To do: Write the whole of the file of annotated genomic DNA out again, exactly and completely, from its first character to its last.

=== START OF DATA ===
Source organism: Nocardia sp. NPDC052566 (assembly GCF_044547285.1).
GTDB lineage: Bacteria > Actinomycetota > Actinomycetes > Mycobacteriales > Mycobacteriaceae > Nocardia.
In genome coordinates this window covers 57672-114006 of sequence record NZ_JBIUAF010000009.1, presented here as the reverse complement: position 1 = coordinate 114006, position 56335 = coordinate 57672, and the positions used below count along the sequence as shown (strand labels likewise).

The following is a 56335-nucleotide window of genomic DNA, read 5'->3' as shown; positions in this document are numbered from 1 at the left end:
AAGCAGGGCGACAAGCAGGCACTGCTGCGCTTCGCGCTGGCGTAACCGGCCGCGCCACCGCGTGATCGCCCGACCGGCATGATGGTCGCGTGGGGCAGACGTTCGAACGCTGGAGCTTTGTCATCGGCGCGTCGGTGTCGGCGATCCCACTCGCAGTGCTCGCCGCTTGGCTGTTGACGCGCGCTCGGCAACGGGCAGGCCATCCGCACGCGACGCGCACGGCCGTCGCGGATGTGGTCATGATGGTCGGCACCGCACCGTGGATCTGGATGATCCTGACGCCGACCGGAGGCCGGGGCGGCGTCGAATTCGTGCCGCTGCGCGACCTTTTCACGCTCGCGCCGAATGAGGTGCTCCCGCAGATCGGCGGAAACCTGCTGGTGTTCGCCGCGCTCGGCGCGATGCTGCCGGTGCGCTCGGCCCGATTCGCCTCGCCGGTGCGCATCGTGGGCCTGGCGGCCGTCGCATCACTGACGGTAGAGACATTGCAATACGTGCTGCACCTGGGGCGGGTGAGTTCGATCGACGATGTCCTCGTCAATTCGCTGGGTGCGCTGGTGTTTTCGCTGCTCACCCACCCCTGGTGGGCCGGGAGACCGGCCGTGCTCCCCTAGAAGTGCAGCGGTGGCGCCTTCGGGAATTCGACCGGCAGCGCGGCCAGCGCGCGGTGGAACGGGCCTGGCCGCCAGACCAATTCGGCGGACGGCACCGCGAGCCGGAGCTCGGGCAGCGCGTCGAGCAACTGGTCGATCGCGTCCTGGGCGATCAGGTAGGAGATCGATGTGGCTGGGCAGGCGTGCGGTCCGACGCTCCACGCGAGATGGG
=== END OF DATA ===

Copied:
Source organism: Nocardia sp. NPDC052566 (assembly GCF_044547285.1).
GTDB lineage: Bacteria > Actinomycetota > Actinomycetes > Mycobacteriales > Mycobacteriaceae > Nocardia.
In genome coordinates this window covers 57672-114006 of sequence record NZ_JBIUAF010000009.1, presented here as the reverse complement: position 1 = coordinate 114006, position 56335 = coordinate 57672, and the positions used below count along the sequence as shown (strand labels likewise).

The following is a 56335-nucleotide window of genomic DNA, read 5'->3' as shown; positions in this document are numbered from 1 at the left end:
AAGCAGGGCGACAAGCAGGCACTGCTGCGCTTCGCGCTGGCGTAACCGGCCGCGCCACCGCGTGATCGCCCGACCGGCATGATGGTCGCGTGGGGCAGACGTTCGAACGCTGGAGCTTTGTCATCGGCGCGTCGGTGTCGGCGATCCCACTCGCAGTGCTCGCCGCTTGGCTGTTGACGCGCGCTCGGCAACGGGCAGGCCATCCGCACGCGACGCGCACGGCCGTCGCGGATGTGGTCATGATGGTCGGCACCGCACCGTGGATCTGGATGATCCTGACGCCGACCGGAGGCCGGGGCGGCGTCGAATTCGTGCCGCTGCGCGACCTTTTCACGCTCGCGCCGAATGAGGTGCTCCCGCAGATCGGCGGAAACCTGCTGGTGTTCGCCGCGCTCGGCGCGATGCTGCCGGTGCGCTCGGCCCGATTCGCCTCGCCGGTGCGCATCGTGGGCCTGGCGGCCGTCGCATCACTGACGGTAGAGACATTGCAATACGTGCTGCACCTGGGGCGGGTGAGTTCGATCGACGATGTCCTCGTCAATTCGCTGGGTGCGCTGGTGTTTTCGCTGCTCACCCACCCCTGGTGGGCCGGGAGACCGGCCGTGCTCCCCTAGAAGTGCAGCGGTGGCGCCTTCGGGAATTCGACCGGCAGCGCGGCCAGCGCGCGGTGGAACGGGCCTGGCCGCCAGACCAATTCGGCGGACGGCACCGCGAGCCGGAGCTCGGGCAGCGCGTCGAGCAACTGGTCGATCGCGTCCTGGGCGATCAGGTAGGAGATCGATGTGGCTGGGCAGGCGTGCGGTCCGACGCTCCACGCGAGATGGG